Although the Brown mathematical model is the standard model for waveform retracking over open oceans, due to heterogeneous surface reflections within altimeter footprints, coastal waveforms usually deviate from open ocean waveform shapes and thus cannot be directly interpreted by the Brown model. Generally, the two primary sources of heterogeneous surface reflections are land surfaces and bright targets such as calm surface water. The former reduces echo power, while the latter often produces particularly strong echoes. In previous studies, sub-waveform retrackers, which use waveform samples collected from around leading edges in order to avoid trailing edge noise, have been recommended for coastal waveform retracking. In the present study, the peaky-type noise caused by fixed-point bright targets is explicitly detected and masked using the parabolic signature in the sequential along-track waveforms (or, azimuth-range echograms). Moreover, the power deficit of waveform trailing edges caused by weak land reflections is compensated for by estimating the ratio of sea surface area within each annular footprint in order to produce pseudo-homogeneous reflected waveforms suitable for the Brown model. Using this method, altimeter waveforms measured over the Tsushima Islands in Japan by the Ocean Surface Topography Mission (OSTM)/Jason-2 satellite are retracked. Our results show that both the correlation coefficient and root mean square difference between the derived sea surface height anomalies and tide gauge records retain similar values at the open ocean (0.9 and 20 cm) level, even in areas approaching 3 km from coastlines, which is considerably improved from the 10 km correlation coefficient limit of the conventional MLE4 retracker and the 7 km sub-waveform ALES retracker limit. These values, however, depend on the topography of the study areas because the approach distance limit increases (decreases) in areas with complicated (straight) coastlines.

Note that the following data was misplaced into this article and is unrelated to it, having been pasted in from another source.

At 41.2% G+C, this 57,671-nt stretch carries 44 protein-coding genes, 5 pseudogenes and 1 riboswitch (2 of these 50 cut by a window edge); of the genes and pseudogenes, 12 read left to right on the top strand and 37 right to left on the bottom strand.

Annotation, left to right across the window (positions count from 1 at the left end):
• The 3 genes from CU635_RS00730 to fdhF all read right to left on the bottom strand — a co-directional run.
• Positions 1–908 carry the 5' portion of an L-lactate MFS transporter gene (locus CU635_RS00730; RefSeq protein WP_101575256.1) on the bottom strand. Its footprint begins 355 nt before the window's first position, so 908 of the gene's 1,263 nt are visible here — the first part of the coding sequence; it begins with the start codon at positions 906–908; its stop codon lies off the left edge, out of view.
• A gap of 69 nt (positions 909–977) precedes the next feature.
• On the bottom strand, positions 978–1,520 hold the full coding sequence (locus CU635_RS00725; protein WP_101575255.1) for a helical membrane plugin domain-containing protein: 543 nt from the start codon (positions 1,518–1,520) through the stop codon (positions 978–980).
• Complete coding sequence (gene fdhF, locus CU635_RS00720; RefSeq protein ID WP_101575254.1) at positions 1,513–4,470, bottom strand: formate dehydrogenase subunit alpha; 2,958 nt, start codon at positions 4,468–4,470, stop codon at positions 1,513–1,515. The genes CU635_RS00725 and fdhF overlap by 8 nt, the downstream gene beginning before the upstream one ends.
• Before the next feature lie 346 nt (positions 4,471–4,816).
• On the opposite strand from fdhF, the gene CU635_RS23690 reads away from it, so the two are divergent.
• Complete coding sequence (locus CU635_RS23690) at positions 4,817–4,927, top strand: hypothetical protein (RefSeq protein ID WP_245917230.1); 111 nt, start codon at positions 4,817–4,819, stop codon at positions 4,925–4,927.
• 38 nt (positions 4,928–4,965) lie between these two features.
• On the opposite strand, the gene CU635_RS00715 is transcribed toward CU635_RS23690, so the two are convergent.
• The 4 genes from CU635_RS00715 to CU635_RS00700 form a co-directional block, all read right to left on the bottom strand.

All Science Journal Classification (ASJC) codes
- Earth and Planetary Sciences(all)